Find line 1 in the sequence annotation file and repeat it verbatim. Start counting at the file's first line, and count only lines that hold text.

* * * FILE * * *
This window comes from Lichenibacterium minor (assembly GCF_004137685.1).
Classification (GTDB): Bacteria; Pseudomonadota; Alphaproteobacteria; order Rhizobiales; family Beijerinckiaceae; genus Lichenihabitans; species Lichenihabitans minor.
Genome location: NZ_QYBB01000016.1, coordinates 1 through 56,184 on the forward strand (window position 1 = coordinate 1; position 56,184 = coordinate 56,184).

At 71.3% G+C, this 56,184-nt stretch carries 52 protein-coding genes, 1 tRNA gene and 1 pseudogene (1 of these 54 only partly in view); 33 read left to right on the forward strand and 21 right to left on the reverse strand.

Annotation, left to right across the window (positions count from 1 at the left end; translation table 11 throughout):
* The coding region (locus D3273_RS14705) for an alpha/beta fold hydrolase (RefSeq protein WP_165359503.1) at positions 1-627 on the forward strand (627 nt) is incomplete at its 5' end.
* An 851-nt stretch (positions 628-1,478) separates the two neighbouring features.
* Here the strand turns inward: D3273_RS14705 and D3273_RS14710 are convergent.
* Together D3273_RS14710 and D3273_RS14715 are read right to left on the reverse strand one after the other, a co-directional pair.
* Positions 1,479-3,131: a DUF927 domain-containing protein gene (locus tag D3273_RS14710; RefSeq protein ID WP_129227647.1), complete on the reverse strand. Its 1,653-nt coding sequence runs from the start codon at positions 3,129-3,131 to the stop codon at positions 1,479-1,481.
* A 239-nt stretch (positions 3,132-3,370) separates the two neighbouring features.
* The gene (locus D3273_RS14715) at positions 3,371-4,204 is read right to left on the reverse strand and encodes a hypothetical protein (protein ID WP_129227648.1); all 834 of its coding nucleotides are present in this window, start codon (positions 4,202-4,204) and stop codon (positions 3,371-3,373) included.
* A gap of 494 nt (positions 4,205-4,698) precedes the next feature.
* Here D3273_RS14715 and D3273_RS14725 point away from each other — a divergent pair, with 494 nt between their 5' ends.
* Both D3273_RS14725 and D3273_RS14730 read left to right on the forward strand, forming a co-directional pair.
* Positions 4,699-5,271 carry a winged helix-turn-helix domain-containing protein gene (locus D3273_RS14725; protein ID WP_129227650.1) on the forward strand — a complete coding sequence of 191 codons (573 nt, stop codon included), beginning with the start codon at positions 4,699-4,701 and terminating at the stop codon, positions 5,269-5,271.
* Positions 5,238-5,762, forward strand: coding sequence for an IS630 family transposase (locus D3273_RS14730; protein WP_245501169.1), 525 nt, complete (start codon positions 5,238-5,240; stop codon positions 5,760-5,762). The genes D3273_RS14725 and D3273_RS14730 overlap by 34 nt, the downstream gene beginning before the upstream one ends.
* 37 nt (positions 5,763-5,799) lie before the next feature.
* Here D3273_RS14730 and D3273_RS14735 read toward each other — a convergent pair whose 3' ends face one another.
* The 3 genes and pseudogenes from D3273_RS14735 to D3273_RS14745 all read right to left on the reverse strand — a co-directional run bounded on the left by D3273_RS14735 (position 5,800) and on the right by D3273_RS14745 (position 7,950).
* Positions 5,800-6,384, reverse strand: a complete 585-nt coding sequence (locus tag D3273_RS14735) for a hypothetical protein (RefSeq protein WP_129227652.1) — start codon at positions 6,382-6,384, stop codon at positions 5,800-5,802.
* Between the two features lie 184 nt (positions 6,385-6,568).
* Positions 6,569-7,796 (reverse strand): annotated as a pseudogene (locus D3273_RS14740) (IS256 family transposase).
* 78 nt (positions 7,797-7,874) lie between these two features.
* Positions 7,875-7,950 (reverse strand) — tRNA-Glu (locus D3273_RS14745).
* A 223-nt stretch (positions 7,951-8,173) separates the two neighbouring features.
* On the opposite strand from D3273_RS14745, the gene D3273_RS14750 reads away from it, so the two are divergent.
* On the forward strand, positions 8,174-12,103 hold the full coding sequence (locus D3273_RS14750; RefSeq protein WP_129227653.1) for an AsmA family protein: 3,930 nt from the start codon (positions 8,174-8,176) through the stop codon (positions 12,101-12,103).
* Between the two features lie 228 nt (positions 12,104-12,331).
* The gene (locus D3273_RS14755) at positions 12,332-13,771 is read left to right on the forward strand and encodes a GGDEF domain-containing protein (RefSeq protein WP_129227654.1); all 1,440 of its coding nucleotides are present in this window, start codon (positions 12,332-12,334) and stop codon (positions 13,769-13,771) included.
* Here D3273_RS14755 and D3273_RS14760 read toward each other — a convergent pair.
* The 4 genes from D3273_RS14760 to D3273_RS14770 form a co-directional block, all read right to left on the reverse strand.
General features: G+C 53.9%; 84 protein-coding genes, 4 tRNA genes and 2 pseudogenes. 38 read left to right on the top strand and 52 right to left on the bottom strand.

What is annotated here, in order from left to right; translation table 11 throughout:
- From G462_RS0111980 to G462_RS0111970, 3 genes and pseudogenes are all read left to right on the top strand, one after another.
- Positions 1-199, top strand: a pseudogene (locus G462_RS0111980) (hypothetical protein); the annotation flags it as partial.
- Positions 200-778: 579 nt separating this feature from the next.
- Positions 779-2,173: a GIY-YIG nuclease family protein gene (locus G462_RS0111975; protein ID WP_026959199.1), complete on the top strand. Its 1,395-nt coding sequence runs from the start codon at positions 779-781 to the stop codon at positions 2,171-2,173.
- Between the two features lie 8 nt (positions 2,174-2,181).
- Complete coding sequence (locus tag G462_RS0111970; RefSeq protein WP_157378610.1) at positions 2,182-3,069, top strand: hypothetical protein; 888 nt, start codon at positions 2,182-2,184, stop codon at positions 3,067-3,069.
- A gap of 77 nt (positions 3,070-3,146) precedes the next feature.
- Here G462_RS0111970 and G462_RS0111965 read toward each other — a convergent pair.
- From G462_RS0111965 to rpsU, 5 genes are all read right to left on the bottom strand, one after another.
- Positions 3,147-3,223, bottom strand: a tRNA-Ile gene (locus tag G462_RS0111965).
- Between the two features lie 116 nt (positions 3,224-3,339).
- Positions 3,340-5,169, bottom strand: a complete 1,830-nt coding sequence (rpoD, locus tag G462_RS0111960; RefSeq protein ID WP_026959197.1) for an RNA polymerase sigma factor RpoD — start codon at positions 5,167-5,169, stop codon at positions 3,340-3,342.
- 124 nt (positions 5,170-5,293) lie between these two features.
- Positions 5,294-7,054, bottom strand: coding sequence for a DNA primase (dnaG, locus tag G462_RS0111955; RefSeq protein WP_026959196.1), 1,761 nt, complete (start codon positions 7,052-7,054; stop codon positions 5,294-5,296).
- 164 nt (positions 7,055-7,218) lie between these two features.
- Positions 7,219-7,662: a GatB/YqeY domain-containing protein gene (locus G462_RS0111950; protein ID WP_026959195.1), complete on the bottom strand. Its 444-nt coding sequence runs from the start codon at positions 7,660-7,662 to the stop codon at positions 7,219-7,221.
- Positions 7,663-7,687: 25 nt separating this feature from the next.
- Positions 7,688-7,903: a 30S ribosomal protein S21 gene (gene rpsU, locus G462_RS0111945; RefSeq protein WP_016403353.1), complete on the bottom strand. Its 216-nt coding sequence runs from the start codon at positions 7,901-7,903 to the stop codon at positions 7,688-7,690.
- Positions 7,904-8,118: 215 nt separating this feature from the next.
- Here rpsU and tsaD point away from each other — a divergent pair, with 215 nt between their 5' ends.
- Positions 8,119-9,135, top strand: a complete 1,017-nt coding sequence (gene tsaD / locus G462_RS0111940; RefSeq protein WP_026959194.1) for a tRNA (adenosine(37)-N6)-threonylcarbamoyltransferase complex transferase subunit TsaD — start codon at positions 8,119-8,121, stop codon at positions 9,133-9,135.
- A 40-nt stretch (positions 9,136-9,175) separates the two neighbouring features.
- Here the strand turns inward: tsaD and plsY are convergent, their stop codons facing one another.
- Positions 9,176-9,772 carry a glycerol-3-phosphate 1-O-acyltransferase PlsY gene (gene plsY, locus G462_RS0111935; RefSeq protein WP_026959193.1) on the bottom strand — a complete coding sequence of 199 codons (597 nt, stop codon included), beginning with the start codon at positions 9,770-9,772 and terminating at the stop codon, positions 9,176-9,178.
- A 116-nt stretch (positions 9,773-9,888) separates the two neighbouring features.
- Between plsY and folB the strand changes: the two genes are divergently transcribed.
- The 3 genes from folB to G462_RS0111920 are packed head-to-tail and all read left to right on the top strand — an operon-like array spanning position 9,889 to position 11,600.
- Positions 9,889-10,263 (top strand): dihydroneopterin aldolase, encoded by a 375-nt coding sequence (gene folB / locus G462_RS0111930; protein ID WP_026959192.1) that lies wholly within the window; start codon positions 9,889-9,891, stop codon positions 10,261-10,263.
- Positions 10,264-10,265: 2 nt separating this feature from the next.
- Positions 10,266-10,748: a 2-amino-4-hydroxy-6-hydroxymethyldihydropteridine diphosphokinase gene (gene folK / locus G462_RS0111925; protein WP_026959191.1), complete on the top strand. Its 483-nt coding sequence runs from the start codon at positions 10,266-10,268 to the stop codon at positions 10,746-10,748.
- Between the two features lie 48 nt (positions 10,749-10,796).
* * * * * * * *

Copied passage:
This window comes from Lichenibacterium minor (assembly GCF_004137685.1).